"Made In The USA"

A Tribute to the Great Names of Wind Band History

For our Spring 2012 concert, "Made In The USA," the Moreno Valley Wind Symphony pays tribute to eight individuals that have enabled the American wind symphony to take its place among musical institutions that define this nation’s musical culture. This page details each individual's specific contributions to the wind literature, philosophy, and direction that defines the wind symphony today. The composers of this performance’s music as well as all of us on the performance stage tonight owe our musical opportunities to these individuals and we hope you enjoy music specifically written for the American wind symphony!

John Philip SousaJohn Philip Sousa

John Philip Sousa will always be remembered as the March King and conductor of the U.S. Marine Band. However, it’s what he did after he left the Marine Band that puts him in our line-up of wind symphony founding fathers. Upon leaving the Marine Band, he created The Sousa Band that toured for over 40 years and remained the most popular musical act in the world during that time.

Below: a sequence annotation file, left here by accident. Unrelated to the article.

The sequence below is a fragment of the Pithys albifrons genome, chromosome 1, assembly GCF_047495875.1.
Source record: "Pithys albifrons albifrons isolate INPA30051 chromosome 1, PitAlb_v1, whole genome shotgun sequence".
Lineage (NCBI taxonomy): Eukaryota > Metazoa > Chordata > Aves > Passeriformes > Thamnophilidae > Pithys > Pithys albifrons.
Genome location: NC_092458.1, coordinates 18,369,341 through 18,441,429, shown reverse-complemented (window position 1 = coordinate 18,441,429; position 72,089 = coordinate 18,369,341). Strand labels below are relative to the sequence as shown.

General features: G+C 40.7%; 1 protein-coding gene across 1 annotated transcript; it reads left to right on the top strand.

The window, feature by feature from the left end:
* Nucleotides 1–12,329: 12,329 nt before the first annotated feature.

It was the first American musical organization to go on tour…and it was a wind band! It was the first musical act to travel more than a million miles and perform for more than a million people…and it was a wind band! It was a wind band whose members were the best in the world on their instruments led by a world-famous composer and conductor.

Edwin Franco GoldmanEdwin Franco Goldman

Goldman organized the New York Military Band in 1911 which then became The Goldman Band in 1918. A truly landmark ensemble, The Goldman Band initiated free public summer concerts in the New York City area that continued for an incredible 93 years until it was shut down in 2005.

It was Goldman’s contention that the New York symphony and orchestra musicians, in the summer bands of the time, rarely rehearsed and didn’t take these performances very seriously. As a result, he took advantage of the opportunity to create a really good wind ensemble.